Cause of fatal apartment fire still under investigation
Latino music rang out in front of Country Club Village Apartments in southwest Houston on Christmas, and the scents of melted wood and plastic mixed with that of tamales roasting on a grill at the fire-damaged apartment complex — residents could not let Sunday night’s tragedy completely overshadow their Christmas tamale tradition.
But a burnt smell still lingered in the air close to buildings four and three, which were destroyed in the heavy fire, subduing the festive spirit. About 40 adults and children watched as arson investigators filtered in and out of the buildings to determine the cause of the fatal fire. Mario Gallegos, a public information officer with the Houston Fire Department, said about six apartments were destroyed while nearly 60 residents were affected by smoke and electrical damage.
It was not only apartments that were destroyed by the blaze.
Ten-year-old Angel Molina, the oldest of four siblings, lost his life in the fire. His father, Pedro Guerra, was burned on the left side of his body as he tried to rescue his son from his bedroom. Guerra is in intensive care at Memorial Hermann Hospital.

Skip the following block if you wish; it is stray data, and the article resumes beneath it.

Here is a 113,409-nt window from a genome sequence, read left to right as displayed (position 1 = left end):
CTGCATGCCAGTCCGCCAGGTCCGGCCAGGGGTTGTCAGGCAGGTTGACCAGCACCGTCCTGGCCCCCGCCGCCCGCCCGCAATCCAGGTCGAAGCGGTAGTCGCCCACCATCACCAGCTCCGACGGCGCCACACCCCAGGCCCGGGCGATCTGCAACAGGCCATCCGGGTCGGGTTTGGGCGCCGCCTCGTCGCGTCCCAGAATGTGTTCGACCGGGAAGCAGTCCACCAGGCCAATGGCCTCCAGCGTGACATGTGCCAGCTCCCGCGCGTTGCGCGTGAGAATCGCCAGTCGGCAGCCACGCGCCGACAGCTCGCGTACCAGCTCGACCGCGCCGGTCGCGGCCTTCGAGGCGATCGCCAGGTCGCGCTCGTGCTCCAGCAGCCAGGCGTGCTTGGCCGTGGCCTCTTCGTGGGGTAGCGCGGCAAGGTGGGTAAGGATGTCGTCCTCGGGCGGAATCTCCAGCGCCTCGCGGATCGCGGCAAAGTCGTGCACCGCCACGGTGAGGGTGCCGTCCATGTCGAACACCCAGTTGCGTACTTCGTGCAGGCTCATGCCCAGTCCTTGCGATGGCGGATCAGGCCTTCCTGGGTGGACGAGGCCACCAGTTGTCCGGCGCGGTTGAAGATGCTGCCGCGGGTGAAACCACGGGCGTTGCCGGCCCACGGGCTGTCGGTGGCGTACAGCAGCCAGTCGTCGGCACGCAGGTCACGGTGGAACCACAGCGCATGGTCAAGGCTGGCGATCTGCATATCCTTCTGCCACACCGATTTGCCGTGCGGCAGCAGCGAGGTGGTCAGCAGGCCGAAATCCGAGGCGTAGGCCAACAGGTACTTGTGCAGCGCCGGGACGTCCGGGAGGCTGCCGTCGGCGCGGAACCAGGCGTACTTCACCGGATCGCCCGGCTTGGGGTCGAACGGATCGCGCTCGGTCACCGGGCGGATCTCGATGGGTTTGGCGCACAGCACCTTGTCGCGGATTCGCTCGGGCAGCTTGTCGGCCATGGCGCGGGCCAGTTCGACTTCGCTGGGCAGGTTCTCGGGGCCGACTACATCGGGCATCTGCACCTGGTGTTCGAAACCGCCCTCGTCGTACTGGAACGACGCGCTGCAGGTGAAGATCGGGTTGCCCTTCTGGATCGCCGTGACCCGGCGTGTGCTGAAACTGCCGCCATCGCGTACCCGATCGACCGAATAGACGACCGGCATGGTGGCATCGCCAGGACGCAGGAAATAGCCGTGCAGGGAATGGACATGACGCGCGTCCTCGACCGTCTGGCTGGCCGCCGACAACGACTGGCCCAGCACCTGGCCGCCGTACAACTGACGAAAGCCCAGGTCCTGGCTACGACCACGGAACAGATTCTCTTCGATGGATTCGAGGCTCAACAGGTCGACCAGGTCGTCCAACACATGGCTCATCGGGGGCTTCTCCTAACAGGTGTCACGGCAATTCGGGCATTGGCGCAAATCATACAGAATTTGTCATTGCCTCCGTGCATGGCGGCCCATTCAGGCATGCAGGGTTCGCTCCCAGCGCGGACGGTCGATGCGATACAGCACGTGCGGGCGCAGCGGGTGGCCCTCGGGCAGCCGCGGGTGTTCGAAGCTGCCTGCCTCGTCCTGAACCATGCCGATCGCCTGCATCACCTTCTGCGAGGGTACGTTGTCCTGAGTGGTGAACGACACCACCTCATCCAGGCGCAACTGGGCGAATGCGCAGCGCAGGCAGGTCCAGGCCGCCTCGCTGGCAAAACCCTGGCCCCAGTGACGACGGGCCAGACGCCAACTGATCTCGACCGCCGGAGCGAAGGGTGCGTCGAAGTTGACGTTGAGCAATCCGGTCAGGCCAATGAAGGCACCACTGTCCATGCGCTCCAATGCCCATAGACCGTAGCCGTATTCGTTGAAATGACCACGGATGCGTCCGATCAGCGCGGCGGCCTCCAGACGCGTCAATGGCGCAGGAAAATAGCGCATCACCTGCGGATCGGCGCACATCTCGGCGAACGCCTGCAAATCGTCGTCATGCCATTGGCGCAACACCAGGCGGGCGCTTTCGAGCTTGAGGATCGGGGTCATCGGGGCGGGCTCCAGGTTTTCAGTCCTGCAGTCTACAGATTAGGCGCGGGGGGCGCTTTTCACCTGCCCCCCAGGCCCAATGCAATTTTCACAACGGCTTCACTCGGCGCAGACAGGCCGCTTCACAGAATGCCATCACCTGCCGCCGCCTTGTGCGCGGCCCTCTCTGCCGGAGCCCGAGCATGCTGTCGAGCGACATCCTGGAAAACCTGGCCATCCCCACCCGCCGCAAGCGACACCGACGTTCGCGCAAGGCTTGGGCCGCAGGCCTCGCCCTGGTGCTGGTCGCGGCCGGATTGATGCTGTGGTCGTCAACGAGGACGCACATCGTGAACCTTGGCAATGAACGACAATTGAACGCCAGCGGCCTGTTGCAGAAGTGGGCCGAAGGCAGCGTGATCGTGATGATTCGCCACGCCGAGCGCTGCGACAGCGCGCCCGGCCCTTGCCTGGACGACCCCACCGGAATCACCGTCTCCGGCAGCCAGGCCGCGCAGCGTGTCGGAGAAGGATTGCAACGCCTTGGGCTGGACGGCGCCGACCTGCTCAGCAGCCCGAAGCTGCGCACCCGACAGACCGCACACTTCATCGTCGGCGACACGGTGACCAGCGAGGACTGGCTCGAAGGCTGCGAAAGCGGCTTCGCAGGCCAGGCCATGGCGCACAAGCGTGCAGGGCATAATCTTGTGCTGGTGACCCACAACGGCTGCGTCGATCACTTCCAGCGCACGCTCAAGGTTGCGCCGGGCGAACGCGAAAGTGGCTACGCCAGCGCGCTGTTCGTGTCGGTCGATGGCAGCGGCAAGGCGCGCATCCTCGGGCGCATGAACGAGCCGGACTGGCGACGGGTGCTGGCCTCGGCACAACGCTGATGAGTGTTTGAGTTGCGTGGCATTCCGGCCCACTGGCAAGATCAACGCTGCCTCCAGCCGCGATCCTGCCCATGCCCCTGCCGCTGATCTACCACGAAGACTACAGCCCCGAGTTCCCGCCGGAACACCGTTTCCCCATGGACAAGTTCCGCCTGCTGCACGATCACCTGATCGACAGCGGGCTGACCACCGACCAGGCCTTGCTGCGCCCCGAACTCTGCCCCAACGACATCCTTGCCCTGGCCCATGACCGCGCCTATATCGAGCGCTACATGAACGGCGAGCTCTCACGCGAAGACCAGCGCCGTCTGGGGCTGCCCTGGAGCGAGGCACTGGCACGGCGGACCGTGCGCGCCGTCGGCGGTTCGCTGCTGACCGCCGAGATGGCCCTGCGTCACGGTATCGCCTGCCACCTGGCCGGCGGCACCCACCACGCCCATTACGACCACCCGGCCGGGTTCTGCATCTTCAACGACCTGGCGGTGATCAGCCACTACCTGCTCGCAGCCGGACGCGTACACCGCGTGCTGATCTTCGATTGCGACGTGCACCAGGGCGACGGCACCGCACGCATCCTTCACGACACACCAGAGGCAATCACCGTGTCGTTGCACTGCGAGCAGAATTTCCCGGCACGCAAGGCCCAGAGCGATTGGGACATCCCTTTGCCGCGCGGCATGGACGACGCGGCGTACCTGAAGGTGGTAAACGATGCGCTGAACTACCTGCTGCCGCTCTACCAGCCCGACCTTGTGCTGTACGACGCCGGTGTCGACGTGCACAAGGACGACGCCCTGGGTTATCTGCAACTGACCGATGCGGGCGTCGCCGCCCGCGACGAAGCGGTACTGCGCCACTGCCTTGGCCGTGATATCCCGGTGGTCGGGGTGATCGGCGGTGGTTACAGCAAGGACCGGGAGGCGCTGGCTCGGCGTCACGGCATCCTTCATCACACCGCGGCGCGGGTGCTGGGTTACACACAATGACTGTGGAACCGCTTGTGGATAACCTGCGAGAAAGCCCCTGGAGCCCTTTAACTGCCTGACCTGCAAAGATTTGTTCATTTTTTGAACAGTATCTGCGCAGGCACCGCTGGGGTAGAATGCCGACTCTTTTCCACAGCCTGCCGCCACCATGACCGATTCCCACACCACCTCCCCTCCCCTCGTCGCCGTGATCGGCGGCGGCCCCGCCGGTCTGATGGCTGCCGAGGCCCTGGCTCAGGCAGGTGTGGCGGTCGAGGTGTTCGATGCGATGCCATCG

Standing in the middle of the group of onlookers Tuesday afternoon was Walter Airaheta — his neighbors flocked to him to translate information for them.
“I lost everything,” Airaheta said, who lived in one of the affected apartments with his wife and son. “The landlord said he would pay us back rent, but I have nowhere to go. I stayed with a friend last night.”
The landlord could not be reached Tuesday.
The American Red Cross set up a shelter Monday for the displaced residents at the Vietnamese Community Center at 7100 Clarewood — which Airaheta didn’t know about — but closed it down the following day.
Tina Thien-An Nguyen and Hoa Cung of the Vietnamese Community Center pulled up to the apartments on Christmas Day with a handful of papers for those affected by the fire to fill out. They asked Airaheta to urge people to use the resources available to them at the community center — food, clothes, backpacks, toys and more.
The pair said that only three people used the shelter Tuesday night — most victims opted to stay with friends and family instead.